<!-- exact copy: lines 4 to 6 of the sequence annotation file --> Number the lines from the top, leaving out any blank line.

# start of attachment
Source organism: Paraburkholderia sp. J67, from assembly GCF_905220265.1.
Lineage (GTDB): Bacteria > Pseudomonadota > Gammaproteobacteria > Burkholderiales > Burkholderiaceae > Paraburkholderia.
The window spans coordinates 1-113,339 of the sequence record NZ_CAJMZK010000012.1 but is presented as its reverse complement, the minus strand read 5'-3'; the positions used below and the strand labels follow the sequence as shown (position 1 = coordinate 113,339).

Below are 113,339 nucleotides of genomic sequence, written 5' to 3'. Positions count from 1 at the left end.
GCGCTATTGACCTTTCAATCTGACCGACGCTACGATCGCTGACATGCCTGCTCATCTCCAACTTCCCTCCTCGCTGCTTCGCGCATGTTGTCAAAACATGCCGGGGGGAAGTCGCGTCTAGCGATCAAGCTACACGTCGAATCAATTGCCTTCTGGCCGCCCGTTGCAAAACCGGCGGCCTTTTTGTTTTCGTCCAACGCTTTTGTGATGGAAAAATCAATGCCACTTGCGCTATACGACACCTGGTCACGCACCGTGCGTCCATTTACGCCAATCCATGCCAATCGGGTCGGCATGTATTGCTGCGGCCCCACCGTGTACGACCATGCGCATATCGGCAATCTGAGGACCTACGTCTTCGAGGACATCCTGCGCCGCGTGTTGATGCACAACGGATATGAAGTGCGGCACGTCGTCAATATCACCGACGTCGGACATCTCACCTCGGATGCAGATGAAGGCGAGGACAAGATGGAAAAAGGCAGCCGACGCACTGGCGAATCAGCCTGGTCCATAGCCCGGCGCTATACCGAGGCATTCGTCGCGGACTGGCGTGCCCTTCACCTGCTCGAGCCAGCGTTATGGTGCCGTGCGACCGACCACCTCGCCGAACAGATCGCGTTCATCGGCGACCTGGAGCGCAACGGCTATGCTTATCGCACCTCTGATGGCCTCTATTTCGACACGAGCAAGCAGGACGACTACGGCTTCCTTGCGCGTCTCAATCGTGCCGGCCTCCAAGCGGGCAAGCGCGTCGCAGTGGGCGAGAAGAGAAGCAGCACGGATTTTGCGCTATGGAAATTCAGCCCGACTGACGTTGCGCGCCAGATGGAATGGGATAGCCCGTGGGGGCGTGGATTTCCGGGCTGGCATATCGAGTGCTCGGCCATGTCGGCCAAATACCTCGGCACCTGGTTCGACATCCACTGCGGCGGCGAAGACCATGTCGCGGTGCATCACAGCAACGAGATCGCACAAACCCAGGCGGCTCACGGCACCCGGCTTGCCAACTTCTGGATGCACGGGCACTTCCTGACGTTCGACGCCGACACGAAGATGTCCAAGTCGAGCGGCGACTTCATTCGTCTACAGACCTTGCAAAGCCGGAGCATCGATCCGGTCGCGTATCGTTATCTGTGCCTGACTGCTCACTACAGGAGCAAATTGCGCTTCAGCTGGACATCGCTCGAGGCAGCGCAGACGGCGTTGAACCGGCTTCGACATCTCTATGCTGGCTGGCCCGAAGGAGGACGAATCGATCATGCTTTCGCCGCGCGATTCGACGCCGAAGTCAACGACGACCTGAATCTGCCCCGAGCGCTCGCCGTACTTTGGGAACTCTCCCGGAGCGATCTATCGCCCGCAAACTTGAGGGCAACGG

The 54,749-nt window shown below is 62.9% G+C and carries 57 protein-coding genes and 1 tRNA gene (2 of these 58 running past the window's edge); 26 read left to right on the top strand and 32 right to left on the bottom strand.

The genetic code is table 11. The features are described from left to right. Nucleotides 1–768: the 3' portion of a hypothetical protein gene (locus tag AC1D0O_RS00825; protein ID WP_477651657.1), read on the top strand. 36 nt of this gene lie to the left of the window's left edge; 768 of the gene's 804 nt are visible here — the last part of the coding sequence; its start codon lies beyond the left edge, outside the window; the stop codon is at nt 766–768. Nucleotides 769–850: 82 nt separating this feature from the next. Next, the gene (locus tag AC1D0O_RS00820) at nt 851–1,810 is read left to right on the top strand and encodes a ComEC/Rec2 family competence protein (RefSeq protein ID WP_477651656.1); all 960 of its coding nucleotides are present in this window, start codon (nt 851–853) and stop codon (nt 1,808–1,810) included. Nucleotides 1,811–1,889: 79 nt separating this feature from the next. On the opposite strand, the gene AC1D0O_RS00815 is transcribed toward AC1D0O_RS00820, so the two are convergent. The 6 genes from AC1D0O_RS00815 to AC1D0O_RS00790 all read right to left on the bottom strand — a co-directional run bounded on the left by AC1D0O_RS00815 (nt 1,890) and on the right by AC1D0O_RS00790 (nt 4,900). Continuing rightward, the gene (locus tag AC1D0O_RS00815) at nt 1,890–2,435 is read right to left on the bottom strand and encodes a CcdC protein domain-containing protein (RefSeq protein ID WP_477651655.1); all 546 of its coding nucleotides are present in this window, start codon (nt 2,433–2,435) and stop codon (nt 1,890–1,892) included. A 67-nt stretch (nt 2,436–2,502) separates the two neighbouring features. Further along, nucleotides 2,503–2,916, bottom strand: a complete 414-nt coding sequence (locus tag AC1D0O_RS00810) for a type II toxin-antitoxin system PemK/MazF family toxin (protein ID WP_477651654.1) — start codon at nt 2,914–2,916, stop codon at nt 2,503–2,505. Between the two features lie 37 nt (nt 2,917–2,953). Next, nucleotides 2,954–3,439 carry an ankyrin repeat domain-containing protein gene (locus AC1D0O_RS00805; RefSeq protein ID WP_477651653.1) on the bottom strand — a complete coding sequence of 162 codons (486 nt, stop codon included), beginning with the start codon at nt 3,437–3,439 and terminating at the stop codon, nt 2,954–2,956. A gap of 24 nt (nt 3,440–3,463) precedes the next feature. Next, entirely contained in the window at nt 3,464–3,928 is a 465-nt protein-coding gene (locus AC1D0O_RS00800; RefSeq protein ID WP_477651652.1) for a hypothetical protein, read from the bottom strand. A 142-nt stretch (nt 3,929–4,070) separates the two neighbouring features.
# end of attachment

Below are 113,339 nucleotides of genomic sequence, written 5' to 3'. Positions count from 1 at the left end.
GCGCTATTGACCTTTCAATCTGACCGACGCTACGATCGCTGACATGCCTGCTCATCTCCAACTTCCCTCCTCGCTGCTTCGCGCATGTTGTCAAAACATGCCGGGGGGAAGTCGCGTCTAGCGATCAAGCTACACGTCGAATCAATTGCCTTCTGGCCGCCCGTTGCAAAACCGGCGGCCTTTTTGTTTTCGTCCAACGCTTTTGTGATGGAAAAATCAATGCCACTTGCGCTATACGACACCTGGTCACGCACCGTGCGTCCATTTACGCCAATCCATGCCAATCGGGTCGGCATGTATTGCTGCGGCCCCACCGTGTACGACCATGCGCATATCGGCAATCTGAGGACCTACGTCTTCGAGGACATCCTGCGCCGCGTGTTGATGCACAACGGATATGAAGTGCGGCACGTCGTCAATATCACCGACGTCGGACATCTCACCTCGGATGCAGATGAAGGCGAGGACAAGATGGAAAAAGGCAGCCGACGCACTGGCGAATCAGCCTGGTCCATAGCCCGGCGCTATACCGAGGCATTCGTCGCGGACTGGCGTGCCCTTCACCTGCTCGAGCCAGCGTTATGGTGCCGTGCGACCGACCACCTCGCCGAACAGATCGCGTTCATCGGCGACCTGGAGCGCAACGGCTATGCTTATCGCACCTCTGATGGCCTCTATTTCGACACGAGCAAGCAGGACGACTACGGCTTCCTTGCGCGTCTCAATCGTGCCGGCCTCCAAGCGGGCAAGCGCGTCGCAGTGGGCGAGAAGAGAAGCAGCACGGATTTTGCGCTATGGAAATTCAGCCCGACTGACGTTGCGCGCCAGATGGAATGGGATAGCCCGTGGGGGCGTGGATTTCCGGGCTGGCATATCGAGTGCTCGGCCATGTCGGCCAAATACCTCGGCACCTGGTTCGACATCCACTGCGGCGGCGAAGACCATGTCGCGGTGCATCACAGCAACGAGATCGCACAAACCCAGGCGGCTCACGGCACCCGGCTTGCCAACTTCTGGATGCACGGGCACTTCCTGACGTTCGACGCCGACACGAAGATGTCCAAGTCGAGCGGCGACTTCATTCGTCTACAGACCTTGCAAAGCCGGAGCATCGATCCGGTCGCGTATCGTTATCTGTGCCTGACTGCTCACTACAGGAGCAAATTGCGCTTCAGCTGGACATCGCTCGAGGCAGCGCAGACGGCGTTGAACCGGCTTCGACATCTCTATGCTGGCTGGCCCGAAGGAGGACGAATCGATCATGCTTTCGCCGCGCGATTCGACGCCGAAGTCAACGACGACCTGAATCTGCCCCGAGCGCTCGCCGTACTTTGGGAACTCTCCCGGAGCGATCTATCGCCCGCAAACTTGAGGGCAACGG

The 54,749-nt window shown below is 62.9% G+C and carries 57 protein-coding genes and 1 tRNA gene (2 of these 58 running past the window's edge); 26 read left to right on the top strand and 32 right to left on the bottom strand.